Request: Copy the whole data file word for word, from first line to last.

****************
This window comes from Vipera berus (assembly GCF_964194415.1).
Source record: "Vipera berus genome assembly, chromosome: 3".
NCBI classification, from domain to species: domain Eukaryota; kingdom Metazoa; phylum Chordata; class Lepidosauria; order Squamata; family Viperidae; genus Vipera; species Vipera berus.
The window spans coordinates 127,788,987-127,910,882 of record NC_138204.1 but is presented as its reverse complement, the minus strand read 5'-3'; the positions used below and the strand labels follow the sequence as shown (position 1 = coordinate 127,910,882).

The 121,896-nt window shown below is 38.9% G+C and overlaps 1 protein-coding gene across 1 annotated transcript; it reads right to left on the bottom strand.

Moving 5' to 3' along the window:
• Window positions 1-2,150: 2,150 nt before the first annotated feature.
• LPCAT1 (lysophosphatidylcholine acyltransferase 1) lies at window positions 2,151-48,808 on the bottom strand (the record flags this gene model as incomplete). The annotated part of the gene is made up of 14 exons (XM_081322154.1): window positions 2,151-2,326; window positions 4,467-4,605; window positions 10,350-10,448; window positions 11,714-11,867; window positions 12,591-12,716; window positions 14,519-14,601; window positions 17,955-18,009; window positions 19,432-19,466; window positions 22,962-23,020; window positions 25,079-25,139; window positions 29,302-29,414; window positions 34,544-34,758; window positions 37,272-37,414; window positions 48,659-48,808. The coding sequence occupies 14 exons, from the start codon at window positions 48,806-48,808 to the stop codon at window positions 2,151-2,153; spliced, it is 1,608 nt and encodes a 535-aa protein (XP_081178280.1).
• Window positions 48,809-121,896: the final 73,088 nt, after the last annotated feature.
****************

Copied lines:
This window comes from Vipera berus (assembly GCF_964194415.1).
Source record: "Vipera berus genome assembly, chromosome: 3".
NCBI classification, from domain to species: domain Eukaryota; kingdom Metazoa; phylum Chordata; class Lepidosauria; order Squamata; family Viperidae; genus Vipera; species Vipera berus.
The window spans coordinates 127,788,987-127,910,882 of record NC_138204.1 but is presented as its reverse complement, the minus strand read 5'-3'; the positions used below and the strand labels follow the sequence as shown (position 1 = coordinate 127,910,882).

The 121,896-nt window shown below is 38.9% G+C and overlaps 1 protein-coding gene across 1 annotated transcript; it reads right to left on the bottom strand.

Moving 5' to 3' along the window:
• Window positions 1-2,150: 2,150 nt before the first annotated feature.
• LPCAT1 (lysophosphatidylcholine acyltransferase 1) lies at window positions 2,151-48,808 on the bottom strand (the record flags this gene model as incomplete). The annotated part of the gene is made up of 14 exons (XM_081322154.1): window positions 2,151-2,326; window positions 4,467-4,605; window positions 10,350-10,448; window positions 11,714-11,867; window positions 12,591-12,716; window positions 14,519-14,601; window positions 17,955-18,009; window positions 19,432-19,466; window positions 22,962-23,020; window positions 25,079-25,139; window positions 29,302-29,414; window positions 34,544-34,758; window positions 37,272-37,414; window positions 48,659-48,808. The coding sequence occupies 14 exons, from the start codon at window positions 48,806-48,808 to the stop codon at window positions 2,151-2,153; spliced, it is 1,608 nt and encodes a 535-aa protein (XP_081178280.1).
• Window positions 48,809-121,896: the final 73,088 nt, after the last annotated feature.